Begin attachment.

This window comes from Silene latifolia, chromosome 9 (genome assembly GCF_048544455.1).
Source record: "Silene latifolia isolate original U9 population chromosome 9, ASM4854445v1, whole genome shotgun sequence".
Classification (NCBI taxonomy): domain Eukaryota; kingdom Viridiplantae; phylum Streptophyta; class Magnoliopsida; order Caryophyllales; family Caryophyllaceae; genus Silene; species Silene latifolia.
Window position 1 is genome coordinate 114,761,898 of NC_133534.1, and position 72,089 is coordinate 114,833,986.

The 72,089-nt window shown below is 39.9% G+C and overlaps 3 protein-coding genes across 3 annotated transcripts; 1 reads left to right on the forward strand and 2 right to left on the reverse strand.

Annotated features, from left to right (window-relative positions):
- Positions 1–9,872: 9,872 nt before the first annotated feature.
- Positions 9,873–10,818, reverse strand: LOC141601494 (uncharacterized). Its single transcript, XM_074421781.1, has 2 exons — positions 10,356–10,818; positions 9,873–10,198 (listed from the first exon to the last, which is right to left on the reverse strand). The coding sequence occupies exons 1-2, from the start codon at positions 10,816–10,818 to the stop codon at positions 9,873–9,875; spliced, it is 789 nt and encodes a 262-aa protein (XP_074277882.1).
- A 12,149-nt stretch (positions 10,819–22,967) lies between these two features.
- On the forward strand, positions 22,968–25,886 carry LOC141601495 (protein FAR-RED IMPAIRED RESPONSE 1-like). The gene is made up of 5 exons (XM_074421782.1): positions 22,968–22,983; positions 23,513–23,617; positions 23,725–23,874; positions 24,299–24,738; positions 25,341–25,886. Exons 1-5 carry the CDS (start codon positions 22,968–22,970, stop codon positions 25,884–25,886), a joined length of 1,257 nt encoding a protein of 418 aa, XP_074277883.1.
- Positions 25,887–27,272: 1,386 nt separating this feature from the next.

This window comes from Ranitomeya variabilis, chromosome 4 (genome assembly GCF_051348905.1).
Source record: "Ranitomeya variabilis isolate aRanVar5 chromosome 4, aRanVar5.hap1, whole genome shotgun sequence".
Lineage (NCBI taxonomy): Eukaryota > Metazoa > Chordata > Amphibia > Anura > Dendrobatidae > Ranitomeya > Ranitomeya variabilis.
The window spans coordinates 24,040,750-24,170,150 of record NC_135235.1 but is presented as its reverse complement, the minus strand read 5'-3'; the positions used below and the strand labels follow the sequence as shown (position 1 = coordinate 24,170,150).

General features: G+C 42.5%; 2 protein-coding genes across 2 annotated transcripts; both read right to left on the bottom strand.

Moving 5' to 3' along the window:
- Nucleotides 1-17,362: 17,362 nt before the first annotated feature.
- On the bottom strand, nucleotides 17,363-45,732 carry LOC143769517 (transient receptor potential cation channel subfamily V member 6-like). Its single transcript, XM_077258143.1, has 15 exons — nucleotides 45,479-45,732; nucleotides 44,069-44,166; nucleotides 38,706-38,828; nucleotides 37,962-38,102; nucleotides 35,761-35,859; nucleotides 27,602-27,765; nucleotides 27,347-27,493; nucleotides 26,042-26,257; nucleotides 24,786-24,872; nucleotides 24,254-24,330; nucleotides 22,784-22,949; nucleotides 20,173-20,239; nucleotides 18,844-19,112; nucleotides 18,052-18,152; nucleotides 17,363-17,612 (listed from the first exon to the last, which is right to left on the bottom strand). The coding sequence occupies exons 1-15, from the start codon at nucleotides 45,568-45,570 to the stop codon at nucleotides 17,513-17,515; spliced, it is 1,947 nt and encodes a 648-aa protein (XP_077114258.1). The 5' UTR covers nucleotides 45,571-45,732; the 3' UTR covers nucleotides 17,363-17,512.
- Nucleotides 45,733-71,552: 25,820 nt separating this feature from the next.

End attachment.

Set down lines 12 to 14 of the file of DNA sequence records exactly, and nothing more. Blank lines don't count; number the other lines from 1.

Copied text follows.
This window comes from Ranitomeya variabilis, chromosome 4 (genome assembly GCF_051348905.1).
Source record: "Ranitomeya variabilis isolate aRanVar5 chromosome 4, aRanVar5.hap1, whole genome shotgun sequence".
Lineage (NCBI taxonomy): Eukaryota > Metazoa > Chordata > Amphibia > Anura > Dendrobatidae > Ranitomeya > Ranitomeya variabilis.